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Keeping board members engaged: One of the biggest challenges nonprofits face today

To provide the right governance, nonprofit board members need to be more productive, results-oriented and engaged, all while staying mission-focused and making a social impact. It’s a critical component to nonprofit financial sustainability and overall survival, which is your board’s charge.

To be truly motivated and effective, members of your board require a deep understanding of your charity’s work and mission; insight that goes beyond the intellectual and appeals to the heart.

Board members need to feel engaged with the nonprofit that they are supporting, or they lose interest. But, bringing on a valued board member is only the first step. Using the right methods to ensure that each board member becomes personally invested and engaged in the mission of the organization is key to board member retention.

Why should you think of your board members as "key" constituents?

In addition to leadership provided by the board, when truly engaged, board members will become your nonprofit's best ambassadors, advocates, strategists and all-around supporters.

Highly-engaged board members are your best peer-to-peer fundraisers. They know your nonprofit and they likely have a wide network of high net-worth friends, businesses and co-workers. Failure to keep members of your board informed and committed means you lose one of your best fundraising resources for major donations.

Why is strong board engagement so important to your nonprofit?

A strong program for nonprofit board member engagement will help your board members contribute more effectively to your organization through several avenues. Strong engagement facilitates communication, which is important and time-critical with budget and hiring approvals, for example. A well-thought-out engagement plan also allows your organization to learn from board member expertise through increased mutual collaboration and communication that will escalate your nonprofit’s reach and ability to achieve goals. And board turnover is reduced when members understand that their valuable time and contributions are making a difference and strengthens their commitment to your nonprofit mission.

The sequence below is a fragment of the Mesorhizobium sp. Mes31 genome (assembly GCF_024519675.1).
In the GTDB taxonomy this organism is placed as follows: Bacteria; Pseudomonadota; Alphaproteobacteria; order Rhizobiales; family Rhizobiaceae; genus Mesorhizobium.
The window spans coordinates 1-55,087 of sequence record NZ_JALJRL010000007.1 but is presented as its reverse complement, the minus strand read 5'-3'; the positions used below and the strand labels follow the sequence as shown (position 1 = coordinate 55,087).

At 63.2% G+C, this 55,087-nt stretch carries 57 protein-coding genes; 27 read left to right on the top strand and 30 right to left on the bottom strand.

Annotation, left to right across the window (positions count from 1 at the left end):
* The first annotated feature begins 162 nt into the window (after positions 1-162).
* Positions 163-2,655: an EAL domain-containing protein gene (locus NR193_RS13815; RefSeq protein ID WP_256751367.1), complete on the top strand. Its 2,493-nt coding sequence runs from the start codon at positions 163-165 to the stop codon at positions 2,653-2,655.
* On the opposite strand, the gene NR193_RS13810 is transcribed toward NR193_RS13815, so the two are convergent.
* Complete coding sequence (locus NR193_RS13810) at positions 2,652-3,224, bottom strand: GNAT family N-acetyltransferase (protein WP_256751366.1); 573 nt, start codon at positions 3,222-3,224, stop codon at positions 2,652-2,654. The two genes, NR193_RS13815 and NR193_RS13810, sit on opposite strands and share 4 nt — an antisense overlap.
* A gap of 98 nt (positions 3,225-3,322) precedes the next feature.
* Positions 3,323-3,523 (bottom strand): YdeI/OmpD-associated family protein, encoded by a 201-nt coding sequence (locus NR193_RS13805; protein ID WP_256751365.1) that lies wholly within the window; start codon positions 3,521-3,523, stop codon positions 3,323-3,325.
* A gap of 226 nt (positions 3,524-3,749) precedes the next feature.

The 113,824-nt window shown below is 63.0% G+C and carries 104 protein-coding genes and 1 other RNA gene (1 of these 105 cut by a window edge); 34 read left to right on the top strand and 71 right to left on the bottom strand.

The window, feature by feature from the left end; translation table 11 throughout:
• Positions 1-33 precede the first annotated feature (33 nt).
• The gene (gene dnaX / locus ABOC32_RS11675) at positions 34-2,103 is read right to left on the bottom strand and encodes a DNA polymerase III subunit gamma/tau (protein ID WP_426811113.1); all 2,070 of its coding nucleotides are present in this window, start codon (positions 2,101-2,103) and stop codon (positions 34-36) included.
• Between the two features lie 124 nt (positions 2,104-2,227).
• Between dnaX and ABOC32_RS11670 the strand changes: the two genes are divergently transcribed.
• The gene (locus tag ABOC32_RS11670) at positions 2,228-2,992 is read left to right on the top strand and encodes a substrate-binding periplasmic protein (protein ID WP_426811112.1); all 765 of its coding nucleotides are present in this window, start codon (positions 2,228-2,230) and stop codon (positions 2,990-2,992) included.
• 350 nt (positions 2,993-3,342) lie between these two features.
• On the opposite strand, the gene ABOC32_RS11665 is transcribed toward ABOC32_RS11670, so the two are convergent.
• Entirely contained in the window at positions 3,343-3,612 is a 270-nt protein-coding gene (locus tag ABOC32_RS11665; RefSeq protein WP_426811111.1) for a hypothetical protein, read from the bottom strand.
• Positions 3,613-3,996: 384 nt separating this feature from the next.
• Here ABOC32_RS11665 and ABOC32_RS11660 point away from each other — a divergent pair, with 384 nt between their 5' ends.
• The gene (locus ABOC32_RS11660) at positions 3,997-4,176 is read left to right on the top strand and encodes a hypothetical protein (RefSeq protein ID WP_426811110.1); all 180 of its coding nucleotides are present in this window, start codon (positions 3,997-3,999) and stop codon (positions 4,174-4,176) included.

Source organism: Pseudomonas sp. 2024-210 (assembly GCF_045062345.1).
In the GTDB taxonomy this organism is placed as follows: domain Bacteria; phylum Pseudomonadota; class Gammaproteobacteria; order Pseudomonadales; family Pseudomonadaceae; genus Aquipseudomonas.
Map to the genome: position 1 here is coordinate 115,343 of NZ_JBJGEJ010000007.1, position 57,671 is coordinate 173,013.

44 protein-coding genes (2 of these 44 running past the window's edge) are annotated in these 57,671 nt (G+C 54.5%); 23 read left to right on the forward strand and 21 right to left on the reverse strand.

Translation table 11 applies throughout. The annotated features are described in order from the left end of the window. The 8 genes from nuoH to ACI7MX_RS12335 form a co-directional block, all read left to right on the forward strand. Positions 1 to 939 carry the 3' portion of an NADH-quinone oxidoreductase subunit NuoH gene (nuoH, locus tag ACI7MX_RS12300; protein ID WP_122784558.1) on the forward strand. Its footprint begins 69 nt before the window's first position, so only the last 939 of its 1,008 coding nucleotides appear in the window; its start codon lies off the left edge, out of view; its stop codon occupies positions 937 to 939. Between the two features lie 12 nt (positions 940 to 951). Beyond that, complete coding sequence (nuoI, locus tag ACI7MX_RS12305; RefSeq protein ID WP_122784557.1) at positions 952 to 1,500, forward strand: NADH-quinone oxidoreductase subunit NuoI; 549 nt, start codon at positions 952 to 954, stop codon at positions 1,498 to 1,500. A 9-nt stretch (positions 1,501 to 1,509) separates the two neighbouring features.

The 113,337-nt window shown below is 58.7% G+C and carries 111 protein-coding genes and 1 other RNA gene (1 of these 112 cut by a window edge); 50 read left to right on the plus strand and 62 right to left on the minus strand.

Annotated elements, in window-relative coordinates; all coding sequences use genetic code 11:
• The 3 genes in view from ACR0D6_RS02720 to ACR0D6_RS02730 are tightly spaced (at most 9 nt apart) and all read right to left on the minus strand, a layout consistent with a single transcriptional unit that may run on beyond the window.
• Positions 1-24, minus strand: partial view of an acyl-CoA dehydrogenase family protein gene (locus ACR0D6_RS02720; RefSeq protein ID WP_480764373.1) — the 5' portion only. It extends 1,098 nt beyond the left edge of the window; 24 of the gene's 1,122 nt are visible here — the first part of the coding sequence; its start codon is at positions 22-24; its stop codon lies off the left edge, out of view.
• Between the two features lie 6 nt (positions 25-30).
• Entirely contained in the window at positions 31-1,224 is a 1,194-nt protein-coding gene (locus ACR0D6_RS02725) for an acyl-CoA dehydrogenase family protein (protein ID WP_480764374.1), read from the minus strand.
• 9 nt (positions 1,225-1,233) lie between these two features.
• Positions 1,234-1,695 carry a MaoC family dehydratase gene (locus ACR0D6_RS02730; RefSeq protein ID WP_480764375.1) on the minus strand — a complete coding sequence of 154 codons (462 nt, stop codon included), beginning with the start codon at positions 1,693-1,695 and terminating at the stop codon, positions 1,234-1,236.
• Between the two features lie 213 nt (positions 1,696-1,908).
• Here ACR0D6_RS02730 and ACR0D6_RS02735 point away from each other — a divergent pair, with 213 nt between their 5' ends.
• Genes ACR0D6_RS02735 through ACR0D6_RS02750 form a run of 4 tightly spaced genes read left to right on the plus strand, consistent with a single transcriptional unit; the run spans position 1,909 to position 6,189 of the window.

How are you engaging your board members today?

Time is a limited resource and nonprofit board members respond to engagement efforts that respect that limit. Your nonprofit may do what every organization does: send a barrage of emails, followed by more emails, hold events that may have little participation due to unknown time constraints, mail out newsletters that are rarely read and more. These methods don't work and contribute to board attrition and lack of focus.

What is the right way to attract and retaining major donors? Engagement Communities™.

MissionBox-powered Engagement Communities™ provide one secure, branded online center for all of your major donors to access:

  • Information
  • Education
  • Minutes/Budgets
  • Reports
  • Inspirational Stories
  • Invites
  • Simple Surveys
  • Impact Reports
  • Shared Documents/Discussions
  • Internal News Feeds
  • Videos
  • Trainings and more …

Plus, MissionBox Engagement Communities provide easy document archival and retrieval, along with project and collaboration organization tools that promote true engagement with your major donors.

Best of all, you provide your major donors with “need to know” and appealing information, all accessed through your unique username and password in a guaranteed private, managed environment, available through any device, both desktop and mobile. With free user seats and cloud storage, you can invite a limitless number of board members to learn more, care more and give more to your charity.

MissionBox Engagement Communities.Your one-stop, secure, online center for all nonprofit constituent communications and collaboration. For a free demonstration, contact dhansen@missionbox.com.

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MissionBox editorial content is offered as guidance only, and is not meant, nor should it be construed as, a replacement for certified, professional expertise.

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